I tracked my changes and celebrated little victories

I still remember being at the gym and running my first mile without completely dying. Yes, it was only a mile (something some people can do in their sleep), but as someone who hadn’t been working out and had been trying to run a little daily to build up endurance, this was MAJOR! I might have cried.

I kept track of my changes (good or bad) on an app MyFitnessPal and would do weekly check-ins with myself. I’d see where I struggled this week, where I excelled, where I got stronger, what meals I loved/hated this week, etc. And I made sure to focus more on the good than the bad. So what if I ended up going out to dinner with friends and eating a plate of fries? I also ran a mile a day and learned to make a really healthy veggie stew – which I ate more than the fries!

No matter the platform, find ways to check in with yourself while noting the changes and celebrating the victories. You might even get hooked on seeing results like I did, and that alone is such motivation!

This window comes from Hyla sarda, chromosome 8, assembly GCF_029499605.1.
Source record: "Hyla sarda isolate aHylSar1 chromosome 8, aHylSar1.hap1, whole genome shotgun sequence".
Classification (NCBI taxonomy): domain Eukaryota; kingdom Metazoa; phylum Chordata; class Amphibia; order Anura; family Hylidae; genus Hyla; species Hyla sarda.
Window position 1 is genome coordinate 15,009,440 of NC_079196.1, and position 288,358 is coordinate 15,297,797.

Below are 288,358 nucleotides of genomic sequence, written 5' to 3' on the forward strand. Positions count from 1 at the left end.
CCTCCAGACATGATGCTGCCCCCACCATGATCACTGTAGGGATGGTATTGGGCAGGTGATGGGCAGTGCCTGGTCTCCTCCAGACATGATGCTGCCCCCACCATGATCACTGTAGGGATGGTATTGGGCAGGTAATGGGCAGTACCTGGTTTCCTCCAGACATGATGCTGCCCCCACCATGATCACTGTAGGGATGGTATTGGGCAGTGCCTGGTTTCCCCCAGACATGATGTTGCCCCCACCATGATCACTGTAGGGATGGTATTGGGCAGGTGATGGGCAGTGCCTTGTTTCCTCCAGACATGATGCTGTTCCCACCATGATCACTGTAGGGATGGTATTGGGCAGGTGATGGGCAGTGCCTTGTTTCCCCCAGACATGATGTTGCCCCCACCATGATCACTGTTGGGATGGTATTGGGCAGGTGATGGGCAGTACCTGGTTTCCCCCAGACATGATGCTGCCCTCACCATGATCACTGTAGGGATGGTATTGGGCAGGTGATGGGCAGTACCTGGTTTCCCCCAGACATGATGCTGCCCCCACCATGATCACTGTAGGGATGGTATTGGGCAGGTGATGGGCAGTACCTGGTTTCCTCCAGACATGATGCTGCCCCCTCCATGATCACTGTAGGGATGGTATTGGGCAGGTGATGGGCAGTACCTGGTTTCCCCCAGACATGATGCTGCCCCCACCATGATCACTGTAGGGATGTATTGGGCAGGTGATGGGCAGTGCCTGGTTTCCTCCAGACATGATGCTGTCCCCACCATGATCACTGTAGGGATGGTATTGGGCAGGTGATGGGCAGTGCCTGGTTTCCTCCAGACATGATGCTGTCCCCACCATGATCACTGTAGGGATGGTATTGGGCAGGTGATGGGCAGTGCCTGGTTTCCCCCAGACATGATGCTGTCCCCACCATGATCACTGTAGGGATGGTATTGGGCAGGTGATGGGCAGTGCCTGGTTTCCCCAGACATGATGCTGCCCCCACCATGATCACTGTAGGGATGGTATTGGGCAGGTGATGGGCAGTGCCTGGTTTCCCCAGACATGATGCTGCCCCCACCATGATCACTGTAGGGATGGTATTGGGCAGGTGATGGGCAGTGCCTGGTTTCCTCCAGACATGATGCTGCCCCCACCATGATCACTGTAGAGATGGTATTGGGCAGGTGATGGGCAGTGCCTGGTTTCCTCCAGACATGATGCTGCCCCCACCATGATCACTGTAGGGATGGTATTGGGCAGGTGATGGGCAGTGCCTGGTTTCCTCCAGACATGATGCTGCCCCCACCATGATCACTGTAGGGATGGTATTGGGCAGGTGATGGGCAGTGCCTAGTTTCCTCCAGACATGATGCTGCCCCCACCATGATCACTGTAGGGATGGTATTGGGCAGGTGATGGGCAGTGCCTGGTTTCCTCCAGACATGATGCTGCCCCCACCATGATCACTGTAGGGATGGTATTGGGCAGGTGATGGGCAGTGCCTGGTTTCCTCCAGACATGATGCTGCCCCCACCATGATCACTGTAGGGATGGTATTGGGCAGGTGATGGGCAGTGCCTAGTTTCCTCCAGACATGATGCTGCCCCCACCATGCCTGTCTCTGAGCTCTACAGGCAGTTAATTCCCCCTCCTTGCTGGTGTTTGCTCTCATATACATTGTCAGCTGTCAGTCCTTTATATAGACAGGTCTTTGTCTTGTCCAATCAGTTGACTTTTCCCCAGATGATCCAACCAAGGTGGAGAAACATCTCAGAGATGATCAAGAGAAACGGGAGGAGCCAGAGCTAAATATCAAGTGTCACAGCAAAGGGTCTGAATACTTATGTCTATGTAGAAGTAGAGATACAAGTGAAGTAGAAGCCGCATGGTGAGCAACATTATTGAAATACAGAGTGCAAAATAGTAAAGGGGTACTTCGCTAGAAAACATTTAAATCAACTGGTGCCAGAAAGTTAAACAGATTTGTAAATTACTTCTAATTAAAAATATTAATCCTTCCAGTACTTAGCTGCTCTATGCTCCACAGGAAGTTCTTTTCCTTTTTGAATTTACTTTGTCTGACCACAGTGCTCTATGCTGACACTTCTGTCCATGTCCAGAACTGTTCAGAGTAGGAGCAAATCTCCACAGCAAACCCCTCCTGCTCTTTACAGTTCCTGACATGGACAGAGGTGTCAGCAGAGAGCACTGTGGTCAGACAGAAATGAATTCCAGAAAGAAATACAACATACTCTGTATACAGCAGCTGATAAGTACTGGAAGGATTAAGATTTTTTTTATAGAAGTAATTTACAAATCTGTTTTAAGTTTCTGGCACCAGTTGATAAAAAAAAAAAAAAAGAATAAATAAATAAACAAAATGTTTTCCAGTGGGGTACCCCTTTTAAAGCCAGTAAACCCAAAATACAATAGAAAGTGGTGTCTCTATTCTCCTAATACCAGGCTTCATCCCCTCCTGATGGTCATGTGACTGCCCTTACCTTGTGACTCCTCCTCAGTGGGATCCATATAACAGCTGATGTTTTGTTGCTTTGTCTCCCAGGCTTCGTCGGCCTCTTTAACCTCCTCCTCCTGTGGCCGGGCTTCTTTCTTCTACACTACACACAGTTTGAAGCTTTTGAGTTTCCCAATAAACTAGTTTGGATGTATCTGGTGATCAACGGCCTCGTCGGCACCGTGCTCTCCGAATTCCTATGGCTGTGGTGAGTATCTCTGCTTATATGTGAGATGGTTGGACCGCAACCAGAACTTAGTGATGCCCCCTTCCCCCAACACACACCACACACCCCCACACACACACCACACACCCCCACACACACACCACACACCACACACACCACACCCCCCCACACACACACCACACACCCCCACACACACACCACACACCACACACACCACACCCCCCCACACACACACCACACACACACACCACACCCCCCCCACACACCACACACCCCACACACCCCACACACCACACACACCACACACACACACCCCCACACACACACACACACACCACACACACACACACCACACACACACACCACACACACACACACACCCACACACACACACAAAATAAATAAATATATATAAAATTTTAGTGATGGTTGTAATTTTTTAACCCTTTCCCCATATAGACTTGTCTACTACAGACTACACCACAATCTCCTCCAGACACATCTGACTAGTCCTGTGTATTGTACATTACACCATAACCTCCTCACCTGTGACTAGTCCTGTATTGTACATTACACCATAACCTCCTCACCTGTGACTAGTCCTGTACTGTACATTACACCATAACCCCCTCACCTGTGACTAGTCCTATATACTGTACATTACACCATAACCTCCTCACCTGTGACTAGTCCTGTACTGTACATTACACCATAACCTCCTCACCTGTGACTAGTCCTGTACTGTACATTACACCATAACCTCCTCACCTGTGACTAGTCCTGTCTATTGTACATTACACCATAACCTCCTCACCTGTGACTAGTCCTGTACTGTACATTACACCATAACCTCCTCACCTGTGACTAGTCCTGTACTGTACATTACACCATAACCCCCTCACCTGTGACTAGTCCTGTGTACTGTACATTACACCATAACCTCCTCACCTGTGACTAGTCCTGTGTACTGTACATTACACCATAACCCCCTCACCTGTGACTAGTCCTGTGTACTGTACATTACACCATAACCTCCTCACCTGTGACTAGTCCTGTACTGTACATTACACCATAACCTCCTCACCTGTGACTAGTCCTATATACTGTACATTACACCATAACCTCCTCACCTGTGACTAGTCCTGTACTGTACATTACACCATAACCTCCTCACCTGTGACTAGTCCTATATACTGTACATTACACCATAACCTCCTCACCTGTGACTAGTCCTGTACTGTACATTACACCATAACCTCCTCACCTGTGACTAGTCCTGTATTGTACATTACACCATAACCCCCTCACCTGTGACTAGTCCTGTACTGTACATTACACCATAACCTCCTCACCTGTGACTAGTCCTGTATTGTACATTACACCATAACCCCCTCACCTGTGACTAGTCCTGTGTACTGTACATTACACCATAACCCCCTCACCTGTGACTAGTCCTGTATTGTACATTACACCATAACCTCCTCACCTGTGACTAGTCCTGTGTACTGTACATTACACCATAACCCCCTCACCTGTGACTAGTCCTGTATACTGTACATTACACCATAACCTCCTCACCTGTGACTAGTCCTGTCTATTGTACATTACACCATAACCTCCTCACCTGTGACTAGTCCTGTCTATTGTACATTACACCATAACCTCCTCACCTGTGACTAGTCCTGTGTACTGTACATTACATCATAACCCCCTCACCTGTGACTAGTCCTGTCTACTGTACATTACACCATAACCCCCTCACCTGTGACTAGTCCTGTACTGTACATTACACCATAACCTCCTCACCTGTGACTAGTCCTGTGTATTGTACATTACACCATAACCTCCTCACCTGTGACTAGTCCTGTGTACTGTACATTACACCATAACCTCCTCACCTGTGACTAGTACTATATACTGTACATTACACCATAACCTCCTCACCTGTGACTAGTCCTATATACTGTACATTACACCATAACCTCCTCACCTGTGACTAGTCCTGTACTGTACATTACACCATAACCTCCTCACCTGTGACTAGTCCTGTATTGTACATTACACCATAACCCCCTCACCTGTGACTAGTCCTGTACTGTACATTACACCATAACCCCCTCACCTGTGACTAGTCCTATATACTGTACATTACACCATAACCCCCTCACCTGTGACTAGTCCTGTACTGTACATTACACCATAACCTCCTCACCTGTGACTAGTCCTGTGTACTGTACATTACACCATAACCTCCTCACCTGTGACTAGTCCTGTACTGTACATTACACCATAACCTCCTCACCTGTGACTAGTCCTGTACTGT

I went little by little

Finally, I learned that living a healthy lifestyle is all about being present. I always hated when people would say “its a lifestyle, not a diet” or things like that – and what I found to be more helpful was thinking of everything day by day, hour by hour (kind of like the one week of will power at a time that I mentioned above).

Thinking of eating healthy food for life is effing overwhelming. So is thinking of all the workouts you’d have to do in life. Or all the changes you need to make, or never eating grilled cheeses again (because you will!). And so on. Instead, think of your life at one day at a time. What’s one thing you could do today to build a healthy habit? Maybe it’s vowing to not buy the sourdough bread and keep it in your house. Maybe it’s walking one more block on your morning walk. Or maybe it’s getting up 20 minutes earlier to set a morning routine and make breakfast.

And then it’s also knowing that one grilled cheese (can you tell this is my thing?), one skipped workout, or one boozy late night isn’t the end of the world or your healthy habits. Just do a little something extra the next day and treat your body to a big healthy meal – one veggie at a time.

How have you developed your healthy habits? Or habits in general?